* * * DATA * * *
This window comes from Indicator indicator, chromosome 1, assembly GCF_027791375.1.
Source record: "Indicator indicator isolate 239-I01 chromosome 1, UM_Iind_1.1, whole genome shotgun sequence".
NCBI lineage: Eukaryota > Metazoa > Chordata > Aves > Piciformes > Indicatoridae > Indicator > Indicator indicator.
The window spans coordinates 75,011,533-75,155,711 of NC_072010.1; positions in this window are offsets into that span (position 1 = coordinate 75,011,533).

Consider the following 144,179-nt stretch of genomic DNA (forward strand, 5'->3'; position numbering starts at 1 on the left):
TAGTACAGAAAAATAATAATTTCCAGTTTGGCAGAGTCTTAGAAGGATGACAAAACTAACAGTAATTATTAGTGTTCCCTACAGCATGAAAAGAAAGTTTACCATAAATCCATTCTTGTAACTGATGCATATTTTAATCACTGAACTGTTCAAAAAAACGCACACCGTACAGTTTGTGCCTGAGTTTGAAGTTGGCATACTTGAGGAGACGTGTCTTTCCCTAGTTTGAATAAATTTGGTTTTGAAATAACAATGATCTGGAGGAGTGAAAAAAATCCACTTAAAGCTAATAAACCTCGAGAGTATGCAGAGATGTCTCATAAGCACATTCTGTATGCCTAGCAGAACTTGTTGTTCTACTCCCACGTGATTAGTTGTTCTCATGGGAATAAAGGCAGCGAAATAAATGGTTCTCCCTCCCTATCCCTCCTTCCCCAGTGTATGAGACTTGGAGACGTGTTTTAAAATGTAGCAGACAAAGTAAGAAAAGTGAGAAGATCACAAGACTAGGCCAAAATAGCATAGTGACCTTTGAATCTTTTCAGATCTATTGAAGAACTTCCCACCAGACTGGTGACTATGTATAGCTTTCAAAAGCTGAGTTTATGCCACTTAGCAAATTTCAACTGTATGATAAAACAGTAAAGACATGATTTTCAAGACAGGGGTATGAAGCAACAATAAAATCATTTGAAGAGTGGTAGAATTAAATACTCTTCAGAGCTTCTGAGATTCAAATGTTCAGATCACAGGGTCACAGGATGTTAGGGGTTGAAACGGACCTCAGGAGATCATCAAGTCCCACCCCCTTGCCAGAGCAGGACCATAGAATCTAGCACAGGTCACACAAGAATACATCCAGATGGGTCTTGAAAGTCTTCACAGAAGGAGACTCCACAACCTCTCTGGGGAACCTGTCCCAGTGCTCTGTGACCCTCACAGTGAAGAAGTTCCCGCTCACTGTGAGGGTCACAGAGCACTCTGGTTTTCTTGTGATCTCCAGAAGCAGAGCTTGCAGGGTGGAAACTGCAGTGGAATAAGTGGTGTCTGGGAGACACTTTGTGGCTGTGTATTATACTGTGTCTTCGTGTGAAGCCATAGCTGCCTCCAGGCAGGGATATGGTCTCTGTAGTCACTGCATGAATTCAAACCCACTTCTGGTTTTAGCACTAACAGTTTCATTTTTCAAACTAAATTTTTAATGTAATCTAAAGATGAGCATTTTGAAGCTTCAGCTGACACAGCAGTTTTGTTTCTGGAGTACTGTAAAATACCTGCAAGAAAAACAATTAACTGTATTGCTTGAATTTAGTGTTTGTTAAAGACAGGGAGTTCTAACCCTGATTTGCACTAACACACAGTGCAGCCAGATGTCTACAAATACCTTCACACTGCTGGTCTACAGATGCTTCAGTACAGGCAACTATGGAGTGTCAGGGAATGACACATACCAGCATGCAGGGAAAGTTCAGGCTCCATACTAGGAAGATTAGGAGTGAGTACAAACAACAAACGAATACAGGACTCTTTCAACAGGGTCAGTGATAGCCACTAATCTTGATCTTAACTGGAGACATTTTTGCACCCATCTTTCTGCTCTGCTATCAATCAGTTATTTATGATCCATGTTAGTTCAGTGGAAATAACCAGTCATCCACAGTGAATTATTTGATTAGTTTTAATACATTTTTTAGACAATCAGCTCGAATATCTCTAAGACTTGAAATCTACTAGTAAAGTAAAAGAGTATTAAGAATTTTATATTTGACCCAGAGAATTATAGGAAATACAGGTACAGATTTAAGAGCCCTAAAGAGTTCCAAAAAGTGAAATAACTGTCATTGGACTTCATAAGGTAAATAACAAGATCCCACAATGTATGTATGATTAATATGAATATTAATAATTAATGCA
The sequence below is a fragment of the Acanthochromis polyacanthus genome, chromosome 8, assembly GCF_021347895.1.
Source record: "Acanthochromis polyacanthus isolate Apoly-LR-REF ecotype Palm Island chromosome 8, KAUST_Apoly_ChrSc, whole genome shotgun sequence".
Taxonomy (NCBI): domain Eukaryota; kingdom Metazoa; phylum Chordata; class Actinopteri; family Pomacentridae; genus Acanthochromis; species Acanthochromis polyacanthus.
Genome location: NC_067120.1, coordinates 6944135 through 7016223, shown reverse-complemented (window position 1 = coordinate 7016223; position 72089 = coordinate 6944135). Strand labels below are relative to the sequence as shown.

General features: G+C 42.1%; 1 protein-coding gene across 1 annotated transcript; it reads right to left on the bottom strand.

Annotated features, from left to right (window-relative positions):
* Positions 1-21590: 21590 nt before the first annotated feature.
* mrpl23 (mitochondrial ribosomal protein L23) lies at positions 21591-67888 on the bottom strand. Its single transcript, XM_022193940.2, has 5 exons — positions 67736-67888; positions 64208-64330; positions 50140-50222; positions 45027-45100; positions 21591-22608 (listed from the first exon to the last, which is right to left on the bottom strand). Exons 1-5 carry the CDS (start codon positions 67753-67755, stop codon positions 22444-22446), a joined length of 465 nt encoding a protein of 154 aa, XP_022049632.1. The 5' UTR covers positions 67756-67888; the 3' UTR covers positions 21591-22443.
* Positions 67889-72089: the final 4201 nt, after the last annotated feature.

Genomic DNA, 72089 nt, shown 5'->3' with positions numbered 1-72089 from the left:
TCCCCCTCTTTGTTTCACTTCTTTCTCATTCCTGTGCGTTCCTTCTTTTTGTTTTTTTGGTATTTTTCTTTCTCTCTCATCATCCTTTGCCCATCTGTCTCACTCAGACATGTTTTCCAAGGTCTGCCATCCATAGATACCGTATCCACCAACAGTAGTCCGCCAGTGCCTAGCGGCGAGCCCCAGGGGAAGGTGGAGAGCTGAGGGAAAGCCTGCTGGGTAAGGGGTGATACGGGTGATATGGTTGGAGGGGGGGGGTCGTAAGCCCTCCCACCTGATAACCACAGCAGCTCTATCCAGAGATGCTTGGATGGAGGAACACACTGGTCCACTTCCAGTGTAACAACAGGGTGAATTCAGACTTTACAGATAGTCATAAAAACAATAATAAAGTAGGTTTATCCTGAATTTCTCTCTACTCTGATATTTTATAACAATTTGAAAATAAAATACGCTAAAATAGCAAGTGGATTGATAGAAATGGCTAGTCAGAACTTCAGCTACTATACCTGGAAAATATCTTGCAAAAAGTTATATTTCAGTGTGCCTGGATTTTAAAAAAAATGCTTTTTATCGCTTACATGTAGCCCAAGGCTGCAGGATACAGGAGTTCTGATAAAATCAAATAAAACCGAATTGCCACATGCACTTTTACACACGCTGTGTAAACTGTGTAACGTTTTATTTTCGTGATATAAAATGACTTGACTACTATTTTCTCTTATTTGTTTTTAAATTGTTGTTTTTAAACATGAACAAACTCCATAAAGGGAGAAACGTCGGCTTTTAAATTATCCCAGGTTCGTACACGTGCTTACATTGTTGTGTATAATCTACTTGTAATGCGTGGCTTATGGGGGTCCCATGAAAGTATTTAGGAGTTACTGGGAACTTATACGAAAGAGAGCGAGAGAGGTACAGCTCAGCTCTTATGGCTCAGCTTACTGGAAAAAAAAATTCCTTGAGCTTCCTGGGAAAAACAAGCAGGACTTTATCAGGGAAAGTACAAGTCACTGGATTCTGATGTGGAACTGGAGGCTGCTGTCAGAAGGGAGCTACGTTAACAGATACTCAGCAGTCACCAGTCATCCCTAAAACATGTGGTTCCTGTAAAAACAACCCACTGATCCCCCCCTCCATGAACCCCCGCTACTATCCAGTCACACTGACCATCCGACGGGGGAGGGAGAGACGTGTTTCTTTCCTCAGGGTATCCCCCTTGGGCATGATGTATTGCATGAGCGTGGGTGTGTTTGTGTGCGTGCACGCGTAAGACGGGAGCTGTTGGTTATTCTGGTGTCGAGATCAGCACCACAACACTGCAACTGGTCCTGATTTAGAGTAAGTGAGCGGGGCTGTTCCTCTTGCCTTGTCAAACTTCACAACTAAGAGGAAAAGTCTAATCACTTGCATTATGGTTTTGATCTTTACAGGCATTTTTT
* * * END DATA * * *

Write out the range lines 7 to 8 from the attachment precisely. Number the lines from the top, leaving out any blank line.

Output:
The sequence below is a fragment of the Acanthochromis polyacanthus genome, chromosome 8, assembly GCF_021347895.1.
Source record: "Acanthochromis polyacanthus isolate Apoly-LR-REF ecotype Palm Island chromosome 8, KAUST_Apoly_ChrSc, whole genome shotgun sequence".